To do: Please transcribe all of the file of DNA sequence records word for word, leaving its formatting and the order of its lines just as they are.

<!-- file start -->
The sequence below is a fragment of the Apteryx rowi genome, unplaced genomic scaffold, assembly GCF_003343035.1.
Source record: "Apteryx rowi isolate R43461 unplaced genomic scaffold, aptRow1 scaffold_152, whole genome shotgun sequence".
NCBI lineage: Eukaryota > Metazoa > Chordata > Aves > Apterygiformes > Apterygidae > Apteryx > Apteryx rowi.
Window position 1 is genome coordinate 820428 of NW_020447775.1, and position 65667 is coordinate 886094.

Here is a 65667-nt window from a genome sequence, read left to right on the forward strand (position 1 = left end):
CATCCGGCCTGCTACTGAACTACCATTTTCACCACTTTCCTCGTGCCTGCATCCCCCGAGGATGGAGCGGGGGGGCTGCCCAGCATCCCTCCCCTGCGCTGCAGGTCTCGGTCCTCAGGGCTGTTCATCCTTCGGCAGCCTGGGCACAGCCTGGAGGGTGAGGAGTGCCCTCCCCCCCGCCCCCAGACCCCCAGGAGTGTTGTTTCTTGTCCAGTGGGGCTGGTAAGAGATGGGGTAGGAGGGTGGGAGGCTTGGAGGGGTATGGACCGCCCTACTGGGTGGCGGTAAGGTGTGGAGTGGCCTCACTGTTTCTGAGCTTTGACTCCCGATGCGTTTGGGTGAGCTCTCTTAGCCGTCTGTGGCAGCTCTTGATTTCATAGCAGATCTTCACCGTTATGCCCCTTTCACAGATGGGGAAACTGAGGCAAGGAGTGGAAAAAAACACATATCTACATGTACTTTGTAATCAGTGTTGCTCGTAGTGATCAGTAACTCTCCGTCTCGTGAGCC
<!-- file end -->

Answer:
The sequence below is a fragment of the Apteryx rowi genome, unplaced genomic scaffold, assembly GCF_003343035.1.
Source record: "Apteryx rowi isolate R43461 unplaced genomic scaffold, aptRow1 scaffold_152, whole genome shotgun sequence".
NCBI lineage: Eukaryota > Metazoa > Chordata > Aves > Apterygiformes > Apterygidae > Apteryx > Apteryx rowi.
Window position 1 is genome coordinate 820428 of NW_020447775.1, and position 65667 is coordinate 886094.

Here is a 65667-nt window from a genome sequence, read left to right on the forward strand (position 1 = left end):
CATCCGGCCTGCTACTGAACTACCATTTTCACCACTTTCCTCGTGCCTGCATCCCCCGAGGATGGAGCGGGGGGGCTGCCCAGCATCCCTCCCCTGCGCTGCAGGTCTCGGTCCTCAGGGCTGTTCATCCTTCGGCAGCCTGGGCACAGCCTGGAGGGTGAGGAGTGCCCTCCCCCCCGCCCCCAGACCCCCAGGAGTGTTGTTTCTTGTCCAGTGGGGCTGGTAAGAGATGGGGTAGGAGGGTGGGAGGCTTGGAGGGGTATGGACCGCCCTACTGGGTGGCGGTAAGGTGTGGAGTGGCCTCACTGTTTCTGAGCTTTGACTCCCGATGCGTTTGGGTGAGCTCTCTTAGCCGTCTGTGGCAGCTCTTGATTTCATAGCAGATCTTCACCGTTATGCCCCTTTCACAGATGGGGAAACTGAGGCAAGGAGTGGAAAAAAACACATATCTACATGTACTTTGTAATCAGTGTTGCTCGTAGTGATCAGTAACTCTCCGTCTCGTGAGCC